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Reducing Questionable Research Practices and Bias

We are all familiar with straightforward fraud. The Lancet paper by Andrew Wakefield alleging evidence of a link between measles, mumps and rubella immunisation and autism is perhaps the most high profile example. The potential consequences of research fraud can be seen from the impact on measles uptake. More than half a million children in Britain have been left unprotected against measles in the past decade. In the first three months of this year more than 110,000 measles cases have been reported worldwide, up a quarter on the same period last year.

Much more difficult is what I would describe as ‘presentational fraud’. In these cases, there has not been true fabrication and the data which are published are not false – but not all the data are published or they are presented at research meetings in a misleading format.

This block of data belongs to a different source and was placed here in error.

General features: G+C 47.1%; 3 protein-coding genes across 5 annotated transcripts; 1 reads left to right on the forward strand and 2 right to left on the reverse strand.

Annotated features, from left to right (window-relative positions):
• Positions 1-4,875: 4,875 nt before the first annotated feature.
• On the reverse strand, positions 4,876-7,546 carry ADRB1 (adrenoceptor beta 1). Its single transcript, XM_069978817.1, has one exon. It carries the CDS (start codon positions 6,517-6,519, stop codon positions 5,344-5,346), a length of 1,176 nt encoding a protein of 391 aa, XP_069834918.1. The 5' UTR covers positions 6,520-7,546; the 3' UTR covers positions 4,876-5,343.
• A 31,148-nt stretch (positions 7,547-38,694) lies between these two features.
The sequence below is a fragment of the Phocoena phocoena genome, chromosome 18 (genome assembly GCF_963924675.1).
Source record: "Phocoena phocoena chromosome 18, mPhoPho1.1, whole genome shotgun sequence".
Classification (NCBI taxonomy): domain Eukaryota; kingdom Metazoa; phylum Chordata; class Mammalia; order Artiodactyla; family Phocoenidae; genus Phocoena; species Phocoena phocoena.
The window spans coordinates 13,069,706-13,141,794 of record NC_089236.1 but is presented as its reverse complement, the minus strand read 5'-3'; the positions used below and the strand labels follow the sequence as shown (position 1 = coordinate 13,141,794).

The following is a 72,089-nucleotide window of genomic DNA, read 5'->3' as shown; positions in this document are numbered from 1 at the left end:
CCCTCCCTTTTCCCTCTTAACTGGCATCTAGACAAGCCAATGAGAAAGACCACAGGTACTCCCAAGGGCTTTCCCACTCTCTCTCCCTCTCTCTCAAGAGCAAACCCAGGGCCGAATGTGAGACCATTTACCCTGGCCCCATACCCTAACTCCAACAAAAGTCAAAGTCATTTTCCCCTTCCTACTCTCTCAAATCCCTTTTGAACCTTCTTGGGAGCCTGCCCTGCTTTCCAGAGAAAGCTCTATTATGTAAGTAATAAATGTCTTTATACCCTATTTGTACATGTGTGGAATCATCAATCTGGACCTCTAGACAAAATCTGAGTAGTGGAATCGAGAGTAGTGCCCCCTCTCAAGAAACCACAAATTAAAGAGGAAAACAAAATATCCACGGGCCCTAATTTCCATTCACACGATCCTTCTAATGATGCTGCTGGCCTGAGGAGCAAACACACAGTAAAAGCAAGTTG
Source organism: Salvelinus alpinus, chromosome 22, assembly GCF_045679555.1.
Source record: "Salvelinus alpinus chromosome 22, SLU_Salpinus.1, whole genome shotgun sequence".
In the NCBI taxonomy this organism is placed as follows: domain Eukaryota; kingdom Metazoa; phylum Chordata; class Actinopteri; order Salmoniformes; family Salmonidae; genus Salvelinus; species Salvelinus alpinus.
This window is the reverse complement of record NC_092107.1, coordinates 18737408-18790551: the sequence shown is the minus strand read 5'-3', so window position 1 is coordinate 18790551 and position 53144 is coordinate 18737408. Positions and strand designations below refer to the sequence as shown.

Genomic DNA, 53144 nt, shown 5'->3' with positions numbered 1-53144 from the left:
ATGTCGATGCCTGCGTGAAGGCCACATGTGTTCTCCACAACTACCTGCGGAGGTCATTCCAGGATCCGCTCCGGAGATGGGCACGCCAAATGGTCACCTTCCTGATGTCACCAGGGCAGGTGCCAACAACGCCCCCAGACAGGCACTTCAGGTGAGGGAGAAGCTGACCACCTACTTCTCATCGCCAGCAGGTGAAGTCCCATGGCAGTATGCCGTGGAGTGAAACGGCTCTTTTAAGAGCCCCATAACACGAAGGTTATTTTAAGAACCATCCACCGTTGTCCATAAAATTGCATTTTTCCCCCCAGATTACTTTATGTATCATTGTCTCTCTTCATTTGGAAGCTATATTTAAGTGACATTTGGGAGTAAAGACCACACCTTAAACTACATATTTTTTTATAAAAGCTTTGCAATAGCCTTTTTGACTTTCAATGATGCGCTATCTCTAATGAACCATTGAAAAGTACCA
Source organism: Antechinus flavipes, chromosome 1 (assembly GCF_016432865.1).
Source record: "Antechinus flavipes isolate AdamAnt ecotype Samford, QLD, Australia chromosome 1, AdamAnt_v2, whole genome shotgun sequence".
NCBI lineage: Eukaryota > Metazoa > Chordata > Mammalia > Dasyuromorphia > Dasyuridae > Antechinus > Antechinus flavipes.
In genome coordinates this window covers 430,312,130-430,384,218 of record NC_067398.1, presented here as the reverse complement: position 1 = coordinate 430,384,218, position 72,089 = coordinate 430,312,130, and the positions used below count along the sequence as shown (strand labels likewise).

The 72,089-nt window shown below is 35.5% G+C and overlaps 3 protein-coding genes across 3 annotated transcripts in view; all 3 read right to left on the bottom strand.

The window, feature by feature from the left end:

The English word morality comes from the Latin mores meaning the essential or characteristic customs and conventions of a community. To me ‘Presentational fraud’ is immoral in breaching the expected conventions of scientific integrity. Wolfgang Gaissmeier has drawn attention to examples from the field of prostate cancer and Muir Gray has noted the use of the ‘framing effect’ in contrasting benefits and risks, especially in relation to drug trials.

Methodological failings in study design can introduce bias into research which can be unwitting or deliberate. These should be picked up by peer review and good editorial processes but peer review has become less robust with the explosion in online journals. Also, good peer review is time consuming but brings few rewards in modern academia which means obtaining good refereeing can be difficult. If allied to editorial eagerness, this can be a toxic mix.

Research data obtained with a lack of proper informed consent may be scientifically correct but this is unethical. The subsequent use of such data poses a particular problem.

In the case of registered medical practitioners in the UK found culpable of research fraud, the GMC has the power to erase them from the medical register, as in the case of Andrew Wakefield. A doctor who cannot be trusted with scientific data or consent for research cannot be trusted with patient data or consent. How employers deal with non-medical scientists is another matter.

2017 Highlights